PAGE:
Symbrachydactyly is not genetic, so it does not run in families. I know that no one else in my family has it. I have three children, all with normal hands.
It seems that my case is mild, as I do have usable fingers. In some cases, there are no fingers at all. Sometimes there are tiny nubs where the fingers would have been. Sometimes, the fingers are conjoined or have webbing between them. I did not have that. Some babies with symbrachydactyly are born with part of their arm missing, and they may have tiny fingers or nubs on the end of the arm.
What About Surgery?
Surgery has advanced since I was a baby; children born with symbrachydactyly are often treated with surgery. If they have short fingers, the fingers can be stretched. Sometimes a toe will be transplanted to the hand to provide a finger for the thumb to pinch with.
I have mixed feeling about surgical treatment. My gut feeling is that, if possible, something permanent like surgery should be postponed, at least until you can see how the child functions with the hand he has.
I have heard a few horror stories from people who had surgery as kids. There can be complications. Dislocated joints in the fabricated digits can cause lifelong pain, repeated follow-up surgery, and arthritis. Also there can be pain in feet that bones have been harvested from. Perfectly good feet, destroyed to make hands that are less useful than they would have been if left alone.
I am sure it is a very difficult situation for any parent to be faced with, but once surgery is done the hand can never be put back the way it was, and toes are important too.
In addition, I would strongly discourage the removal of finger nubs. I think many people choose to do it because they are uncomfortable with how the nubs look. That is not a good reason to have surgery performed on your baby. Doctors and parents often say they are concerned that the nubs will get caught on things. I am afraid that reason could be used as an excuse.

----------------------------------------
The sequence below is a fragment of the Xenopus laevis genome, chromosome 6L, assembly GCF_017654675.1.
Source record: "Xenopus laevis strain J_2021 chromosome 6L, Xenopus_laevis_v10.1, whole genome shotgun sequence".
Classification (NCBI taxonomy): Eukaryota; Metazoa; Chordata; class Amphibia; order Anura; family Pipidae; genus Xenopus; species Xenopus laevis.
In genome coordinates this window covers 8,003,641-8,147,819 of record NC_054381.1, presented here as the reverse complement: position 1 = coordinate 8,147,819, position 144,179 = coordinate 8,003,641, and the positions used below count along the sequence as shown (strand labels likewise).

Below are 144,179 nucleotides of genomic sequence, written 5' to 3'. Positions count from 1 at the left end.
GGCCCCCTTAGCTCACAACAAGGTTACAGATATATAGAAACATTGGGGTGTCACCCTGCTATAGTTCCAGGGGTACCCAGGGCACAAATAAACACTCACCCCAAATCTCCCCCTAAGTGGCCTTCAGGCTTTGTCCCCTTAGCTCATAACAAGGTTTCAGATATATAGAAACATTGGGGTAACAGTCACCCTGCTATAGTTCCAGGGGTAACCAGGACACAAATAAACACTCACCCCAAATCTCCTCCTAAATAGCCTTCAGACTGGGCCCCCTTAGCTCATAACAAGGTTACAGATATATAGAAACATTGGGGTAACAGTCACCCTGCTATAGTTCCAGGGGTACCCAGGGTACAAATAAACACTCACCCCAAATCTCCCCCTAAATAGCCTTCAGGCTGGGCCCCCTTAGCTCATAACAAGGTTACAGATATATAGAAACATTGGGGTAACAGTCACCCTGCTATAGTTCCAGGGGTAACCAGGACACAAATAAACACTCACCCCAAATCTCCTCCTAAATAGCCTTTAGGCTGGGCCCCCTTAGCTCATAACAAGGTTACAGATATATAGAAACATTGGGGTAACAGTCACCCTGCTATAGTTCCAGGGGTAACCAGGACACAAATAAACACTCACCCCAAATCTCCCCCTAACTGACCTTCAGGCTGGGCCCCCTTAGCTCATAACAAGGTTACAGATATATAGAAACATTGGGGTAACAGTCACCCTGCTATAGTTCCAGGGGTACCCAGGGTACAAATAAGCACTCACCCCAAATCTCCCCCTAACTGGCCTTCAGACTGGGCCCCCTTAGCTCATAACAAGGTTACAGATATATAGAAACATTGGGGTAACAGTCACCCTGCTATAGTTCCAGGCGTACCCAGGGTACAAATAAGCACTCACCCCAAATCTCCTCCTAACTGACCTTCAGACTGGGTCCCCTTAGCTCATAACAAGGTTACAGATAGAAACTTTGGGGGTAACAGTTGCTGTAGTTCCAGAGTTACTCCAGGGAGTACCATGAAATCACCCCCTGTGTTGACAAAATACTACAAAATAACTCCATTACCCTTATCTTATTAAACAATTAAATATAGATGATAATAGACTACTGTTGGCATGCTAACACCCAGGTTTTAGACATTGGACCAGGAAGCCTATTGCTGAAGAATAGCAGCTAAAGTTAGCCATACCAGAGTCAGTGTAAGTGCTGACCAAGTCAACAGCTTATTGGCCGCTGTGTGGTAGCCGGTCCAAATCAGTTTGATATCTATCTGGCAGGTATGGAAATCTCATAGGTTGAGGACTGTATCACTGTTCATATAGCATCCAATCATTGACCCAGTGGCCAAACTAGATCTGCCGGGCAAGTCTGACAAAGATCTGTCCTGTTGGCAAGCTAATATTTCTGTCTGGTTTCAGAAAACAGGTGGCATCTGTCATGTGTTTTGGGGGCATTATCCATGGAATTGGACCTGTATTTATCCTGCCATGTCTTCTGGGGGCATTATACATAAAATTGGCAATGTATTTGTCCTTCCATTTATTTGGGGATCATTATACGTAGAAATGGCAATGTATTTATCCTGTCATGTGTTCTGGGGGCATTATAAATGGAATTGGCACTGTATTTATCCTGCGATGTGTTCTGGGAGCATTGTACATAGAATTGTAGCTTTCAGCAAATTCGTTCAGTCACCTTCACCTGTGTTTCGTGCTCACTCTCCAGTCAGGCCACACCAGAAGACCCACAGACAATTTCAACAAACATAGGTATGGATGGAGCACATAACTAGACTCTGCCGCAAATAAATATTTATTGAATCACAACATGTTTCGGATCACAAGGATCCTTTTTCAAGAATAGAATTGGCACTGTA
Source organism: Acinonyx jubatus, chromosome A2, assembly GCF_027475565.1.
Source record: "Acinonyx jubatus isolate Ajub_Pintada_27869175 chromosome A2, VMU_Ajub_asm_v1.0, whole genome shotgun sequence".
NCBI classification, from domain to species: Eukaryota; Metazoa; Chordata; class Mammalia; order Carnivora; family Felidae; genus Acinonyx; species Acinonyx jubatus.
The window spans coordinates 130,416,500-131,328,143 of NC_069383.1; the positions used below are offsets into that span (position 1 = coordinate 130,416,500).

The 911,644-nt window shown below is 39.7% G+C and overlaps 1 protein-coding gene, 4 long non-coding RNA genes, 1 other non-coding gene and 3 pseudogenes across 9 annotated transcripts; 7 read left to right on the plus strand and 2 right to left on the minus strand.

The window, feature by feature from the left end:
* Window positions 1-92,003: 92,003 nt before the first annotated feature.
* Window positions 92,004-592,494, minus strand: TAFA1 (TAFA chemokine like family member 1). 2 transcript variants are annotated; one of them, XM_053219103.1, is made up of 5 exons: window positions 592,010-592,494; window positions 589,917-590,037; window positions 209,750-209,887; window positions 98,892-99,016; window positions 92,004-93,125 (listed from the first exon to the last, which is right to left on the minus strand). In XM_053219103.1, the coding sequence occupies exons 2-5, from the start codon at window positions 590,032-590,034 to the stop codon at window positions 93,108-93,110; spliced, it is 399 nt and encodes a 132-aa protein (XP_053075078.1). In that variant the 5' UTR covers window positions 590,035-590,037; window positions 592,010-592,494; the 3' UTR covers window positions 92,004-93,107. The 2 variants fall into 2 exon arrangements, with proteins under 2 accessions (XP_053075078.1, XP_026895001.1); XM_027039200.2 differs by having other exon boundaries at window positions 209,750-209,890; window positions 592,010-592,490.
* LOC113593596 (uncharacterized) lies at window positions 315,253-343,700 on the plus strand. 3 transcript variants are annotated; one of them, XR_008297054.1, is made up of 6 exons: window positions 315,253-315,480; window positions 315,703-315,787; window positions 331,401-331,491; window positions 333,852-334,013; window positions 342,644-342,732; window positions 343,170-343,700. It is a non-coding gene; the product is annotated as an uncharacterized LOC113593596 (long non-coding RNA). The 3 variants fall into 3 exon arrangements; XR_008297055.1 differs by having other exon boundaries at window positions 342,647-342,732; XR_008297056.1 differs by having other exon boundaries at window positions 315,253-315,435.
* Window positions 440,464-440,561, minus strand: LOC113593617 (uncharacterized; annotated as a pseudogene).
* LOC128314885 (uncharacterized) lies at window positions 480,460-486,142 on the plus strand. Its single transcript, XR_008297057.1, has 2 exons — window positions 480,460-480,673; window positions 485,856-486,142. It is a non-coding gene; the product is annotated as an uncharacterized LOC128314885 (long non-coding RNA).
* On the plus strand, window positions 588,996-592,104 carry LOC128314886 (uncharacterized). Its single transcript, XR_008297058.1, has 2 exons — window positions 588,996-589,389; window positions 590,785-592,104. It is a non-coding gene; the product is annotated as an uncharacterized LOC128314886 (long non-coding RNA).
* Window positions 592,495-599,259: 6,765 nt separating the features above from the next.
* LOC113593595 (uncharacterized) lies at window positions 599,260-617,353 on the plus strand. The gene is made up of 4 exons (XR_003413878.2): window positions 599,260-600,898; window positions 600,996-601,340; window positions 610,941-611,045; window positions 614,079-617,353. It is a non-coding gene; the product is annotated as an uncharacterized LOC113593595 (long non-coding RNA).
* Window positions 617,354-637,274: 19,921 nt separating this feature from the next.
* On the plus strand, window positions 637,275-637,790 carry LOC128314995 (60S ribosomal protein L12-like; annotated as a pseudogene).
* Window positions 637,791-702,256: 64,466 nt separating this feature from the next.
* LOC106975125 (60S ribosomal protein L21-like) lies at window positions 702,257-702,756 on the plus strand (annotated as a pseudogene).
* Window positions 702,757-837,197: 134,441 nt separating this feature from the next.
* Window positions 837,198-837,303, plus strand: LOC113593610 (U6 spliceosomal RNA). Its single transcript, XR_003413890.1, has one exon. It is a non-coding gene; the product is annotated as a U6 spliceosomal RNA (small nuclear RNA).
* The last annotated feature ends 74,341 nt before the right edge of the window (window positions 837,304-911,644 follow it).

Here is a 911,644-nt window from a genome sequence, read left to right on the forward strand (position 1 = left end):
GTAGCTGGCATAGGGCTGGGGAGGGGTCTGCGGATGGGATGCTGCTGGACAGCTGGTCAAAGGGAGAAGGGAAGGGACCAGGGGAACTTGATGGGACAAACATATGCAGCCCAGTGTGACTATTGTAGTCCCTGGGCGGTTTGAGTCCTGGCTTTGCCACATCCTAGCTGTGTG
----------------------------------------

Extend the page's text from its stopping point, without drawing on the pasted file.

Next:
Take your time and ask your physician what the disadvantage would be if you waited, do not rush into surgery. Ask for information about how previous patients are doing, and if they are followed throughout life. Do they require multiple surgeries? Do their hands cause them pain?
I am not at all saying that no child with symbrachydactyly should ever have surgery. I just think that parents may feel like there's something wrong with their baby and they need to "fix it" right away. Don't rush into something that can't be undone.
The child's hand will never be completely "normal." The options should be carefully weighed since the child cannot speak for himself, and he's the one who will have to live with the result.
Even if nothing is done, just like other people with limb differences, your child will adjust to whatever he has. Symbrachydactyly is not physically painful for the child. There's no reason a kid with symbracydactyly cannot do anything he wants to do, and have a perfectly normal and happy life.
This content is accurate and true to the best of the author’s knowledge and is not meant to substitute for formal and individualized advice from a qualified professional.
© 2012 Sherry Hewins